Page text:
- `There's a lot more to do,' CEO tells analysts on call
- Expenses dropped 6.4% in first quarter as revenue fell 6.7%
Bank of America Corp. sees more room for cost cuts after bigger-than expected reductions in the first quarter helped blunt declines in profit and revenue, sending the stock higher for a fifth straight day.
“There’s a lot more to do,” Chief Executive Officer Brian Moynihan said Thursday on a conference call with analysts.
Expenses dropped 6.4 percent to $14.8 billion, below the $15.1 billion predicted by Matthew Burnell, an analyst at Wells Fargo & Co., who said the results “showed solid expense management.” Lower costs helped mitigate a 6.7 percent drop in revenue for the quarter.
Bank of America cut more than 10,000 jobs in 2015, and Moynihan has said he will eliminate more this year as the industry gets squeezed by sluggish trading, low interest rates and rising losses on loans to energy companies. The firm’s efficiency ratio, which measures how much costs consume revenue, was 75 percent in the quarter, worse than rivals including Wells Fargo & Co., which was 59 percent for the period.
The shares climbed 17 cents to $13.96 at 10:46 a.m. in New York. They had declined 18 percent this year through Wednesday, the worst performance in the 24-company KBW Bank Index.
“These stocks had so much bad news priced into them, any sign of progress is welcomed,” said Shannon Stemm, an analyst at Edward Jones & Co. in St. Louis. “There’s opportunity on the expense side.”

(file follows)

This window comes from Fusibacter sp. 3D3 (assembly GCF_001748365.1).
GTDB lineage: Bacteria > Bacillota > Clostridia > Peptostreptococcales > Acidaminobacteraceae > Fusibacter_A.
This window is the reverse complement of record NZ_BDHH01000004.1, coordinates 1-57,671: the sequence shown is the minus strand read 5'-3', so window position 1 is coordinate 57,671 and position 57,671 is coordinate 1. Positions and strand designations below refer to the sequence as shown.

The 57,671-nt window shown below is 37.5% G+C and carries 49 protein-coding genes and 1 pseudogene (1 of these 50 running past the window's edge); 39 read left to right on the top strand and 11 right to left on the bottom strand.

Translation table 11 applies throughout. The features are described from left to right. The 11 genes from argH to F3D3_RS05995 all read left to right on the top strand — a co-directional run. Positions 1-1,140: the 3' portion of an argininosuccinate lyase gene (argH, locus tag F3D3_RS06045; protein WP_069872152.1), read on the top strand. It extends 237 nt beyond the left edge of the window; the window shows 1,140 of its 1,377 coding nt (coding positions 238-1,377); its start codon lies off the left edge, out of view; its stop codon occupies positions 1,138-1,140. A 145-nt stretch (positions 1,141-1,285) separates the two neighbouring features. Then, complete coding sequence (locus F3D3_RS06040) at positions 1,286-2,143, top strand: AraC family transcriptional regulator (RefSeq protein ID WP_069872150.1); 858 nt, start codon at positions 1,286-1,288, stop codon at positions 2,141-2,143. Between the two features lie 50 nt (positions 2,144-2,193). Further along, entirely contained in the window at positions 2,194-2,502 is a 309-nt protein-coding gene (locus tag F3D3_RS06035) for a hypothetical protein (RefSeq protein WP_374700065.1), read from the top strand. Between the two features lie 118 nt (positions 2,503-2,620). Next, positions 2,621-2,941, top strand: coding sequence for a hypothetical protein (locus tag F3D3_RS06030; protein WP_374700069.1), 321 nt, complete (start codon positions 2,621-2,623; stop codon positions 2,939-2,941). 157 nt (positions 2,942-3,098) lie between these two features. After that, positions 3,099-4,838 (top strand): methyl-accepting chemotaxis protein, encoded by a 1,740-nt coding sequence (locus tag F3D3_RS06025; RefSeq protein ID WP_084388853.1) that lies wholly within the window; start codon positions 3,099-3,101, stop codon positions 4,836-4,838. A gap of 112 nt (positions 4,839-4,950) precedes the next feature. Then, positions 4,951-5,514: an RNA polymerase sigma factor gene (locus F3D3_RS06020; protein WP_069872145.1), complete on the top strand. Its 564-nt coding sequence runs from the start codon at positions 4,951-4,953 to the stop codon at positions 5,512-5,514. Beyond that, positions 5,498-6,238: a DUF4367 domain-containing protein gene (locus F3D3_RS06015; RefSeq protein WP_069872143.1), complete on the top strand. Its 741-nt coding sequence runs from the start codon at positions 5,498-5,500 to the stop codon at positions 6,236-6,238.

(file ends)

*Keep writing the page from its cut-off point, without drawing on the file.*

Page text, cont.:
Even with the cost reductions, Bank of America’s profit missed analysts’ estimates as trading and underwriting revenue dropped and energy loans soured. Net income at the second-biggest U.S. bank fell 13 percent to $2.68 billion, or 21 cents a share, from $3.1 billion, or 25 cents, a year earlier, according to a statement. Adjusted earnings per share were 20 cents, 1 cent less than the average estimate of analysts surveyed by Bloomberg.
Wells Fargo, the third-biggest bank by assets, also reported a slide in first-quarter profit on Thursday as the San Francisco-based firm set aside more money to cover losses from lending to energy companies. On Wednesday, JPMorgan Chase & Co. posted profit that beat Wall Street estimates as the largest U.S. lender slashed bankers’ pay and reported a decline in trading revenue that was less than most analysts predicted.
Moynihan, 56, spent the first half-decade of his tenure wrestling with legal costs tied to his predecessor’s acquisitions of Countrywide Financial Corp. and Merrill Lynch & Co. His attempt to bolster revenue has been hamstrung by low interest rates and rising costs from energy loans that went bad as oil prices plunged.